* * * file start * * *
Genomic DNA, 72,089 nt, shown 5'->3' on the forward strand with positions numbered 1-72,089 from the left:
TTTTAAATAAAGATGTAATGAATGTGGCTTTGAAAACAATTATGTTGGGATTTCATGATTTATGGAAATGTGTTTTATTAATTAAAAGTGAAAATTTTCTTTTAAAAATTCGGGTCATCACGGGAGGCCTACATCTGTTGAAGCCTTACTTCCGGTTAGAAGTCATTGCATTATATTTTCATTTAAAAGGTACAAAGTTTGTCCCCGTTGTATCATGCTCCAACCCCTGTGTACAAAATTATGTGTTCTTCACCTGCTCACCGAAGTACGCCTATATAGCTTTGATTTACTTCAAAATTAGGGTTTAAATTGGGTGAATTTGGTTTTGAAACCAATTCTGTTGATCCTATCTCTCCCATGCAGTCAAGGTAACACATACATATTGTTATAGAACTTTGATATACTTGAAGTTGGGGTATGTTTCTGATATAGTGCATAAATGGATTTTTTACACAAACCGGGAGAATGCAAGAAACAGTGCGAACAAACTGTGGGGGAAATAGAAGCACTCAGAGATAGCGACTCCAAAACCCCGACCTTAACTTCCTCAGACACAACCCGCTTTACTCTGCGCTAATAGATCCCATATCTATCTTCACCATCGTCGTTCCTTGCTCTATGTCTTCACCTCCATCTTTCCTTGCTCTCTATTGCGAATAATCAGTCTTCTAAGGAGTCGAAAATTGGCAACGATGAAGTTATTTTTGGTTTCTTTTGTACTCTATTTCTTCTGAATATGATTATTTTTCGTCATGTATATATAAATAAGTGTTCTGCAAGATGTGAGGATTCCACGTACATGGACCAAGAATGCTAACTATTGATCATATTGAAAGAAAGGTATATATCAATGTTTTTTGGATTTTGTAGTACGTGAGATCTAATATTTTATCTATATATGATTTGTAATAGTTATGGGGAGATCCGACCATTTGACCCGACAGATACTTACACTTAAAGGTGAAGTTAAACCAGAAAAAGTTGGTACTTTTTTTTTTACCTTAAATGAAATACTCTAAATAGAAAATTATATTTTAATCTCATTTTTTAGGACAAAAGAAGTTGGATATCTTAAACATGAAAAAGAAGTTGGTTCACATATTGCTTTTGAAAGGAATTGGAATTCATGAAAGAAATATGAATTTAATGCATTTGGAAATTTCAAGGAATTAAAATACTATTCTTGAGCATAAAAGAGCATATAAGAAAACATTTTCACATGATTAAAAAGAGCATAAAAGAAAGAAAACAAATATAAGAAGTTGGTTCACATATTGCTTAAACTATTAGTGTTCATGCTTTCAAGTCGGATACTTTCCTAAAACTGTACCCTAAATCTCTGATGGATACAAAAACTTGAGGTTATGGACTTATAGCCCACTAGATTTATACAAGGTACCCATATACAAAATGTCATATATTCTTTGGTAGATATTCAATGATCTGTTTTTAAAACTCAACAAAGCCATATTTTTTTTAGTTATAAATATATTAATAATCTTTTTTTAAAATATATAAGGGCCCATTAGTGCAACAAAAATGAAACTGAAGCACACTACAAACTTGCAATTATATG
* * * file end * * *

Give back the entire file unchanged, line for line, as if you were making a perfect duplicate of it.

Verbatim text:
Genomic DNA, 72,089 nt, shown 5'->3' on the forward strand with positions numbered 1-72,089 from the left:
TTTTAAATAAAGATGTAATGAATGTGGCTTTGAAAACAATTATGTTGGGATTTCATGATTTATGGAAATGTGTTTTATTAATTAAAAGTGAAAATTTTCTTTTAAAAATTCGGGTCATCACGGGAGGCCTACATCTGTTGAAGCCTTACTTCCGGTTAGAAGTCATTGCATTATATTTTCATTTAAAAGGTACAAAGTTTGTCCCCGTTGTATCATGCTCCAACCCCTGTGTACAAAATTATGTGTTCTTCACCTGCTCACCGAAGTACGCCTATATAGCTTTGATTTACTTCAAAATTAGGGTTTAAATTGGGTGAATTTGGTTTTGAAACCAATTCTGTTGATCCTATCTCTCCCATGCAGTCAAGGTAACACATACATATTGTTATAGAACTTTGATATACTTGAAGTTGGGGTATGTTTCTGATATAGTGCATAAATGGATTTTTTACACAAACCGGGAGAATGCAAGAAACAGTGCGAACAAACTGTGGGGGAAATAGAAGCACTCAGAGATAGCGACTCCAAAACCCCGACCTTAACTTCCTCAGACACAACCCGCTTTACTCTGCGCTAATAGATCCCATATCTATCTTCACCATCGTCGTTCCTTGCTCTATGTCTTCACCTCCATCTTTCCTTGCTCTCTATTGCGAATAATCAGTCTTCTAAGGAGTCGAAAATTGGCAACGATGAAGTTATTTTTGGTTTCTTTTGTACTCTATTTCTTCTGAATATGATTATTTTTCGTCATGTATATATAAATAAGTGTTCTGCAAGATGTGAGGATTCCACGTACATGGACCAAGAATGCTAACTATTGATCATATTGAAAGAAAGGTATATATCAATGTTTTTTGGATTTTGTAGTACGTGAGATCTAATATTTTATCTATATATGATTTGTAATAGTTATGGGGAGATCCGACCATTTGACCCGACAGATACTTACACTTAAAGGTGAAGTTAAACCAGAAAAAGTTGGTACTTTTTTTTTTACCTTAAATGAAATACTCTAAATAGAAAATTATATTTTAATCTCATTTTTTAGGACAAAAGAAGTTGGATATCTTAAACATGAAAAAGAAGTTGGTTCACATATTGCTTTTGAAAGGAATTGGAATTCATGAAAGAAATATGAATTTAATGCATTTGGAAATTTCAAGGAATTAAAATACTATTCTTGAGCATAAAAGAGCATATAAGAAAACATTTTCACATGATTAAAAAGAGCATAAAAGAAAGAAAACAAATATAAGAAGTTGGTTCACATATTGCTTAAACTATTAGTGTTCATGCTTTCAAGTCGGATACTTTCCTAAAACTGTACCCTAAATCTCTGATGGATACAAAAACTTGAGGTTATGGACTTATAGCCCACTAGATTTATACAAGGTACCCATATACAAAATGTCATATATTCTTTGGTAGATATTCAATGATCTGTTTTTAAAACTCAACAAAGCCATATTTTTTTTAGTTATAAATATATTAATAATCTTTTTTTAAAATATATAAGGGCCCATTAGTGCAACAAAAATGAAACTGAAGCACACTACAAACTTGCAATTATATG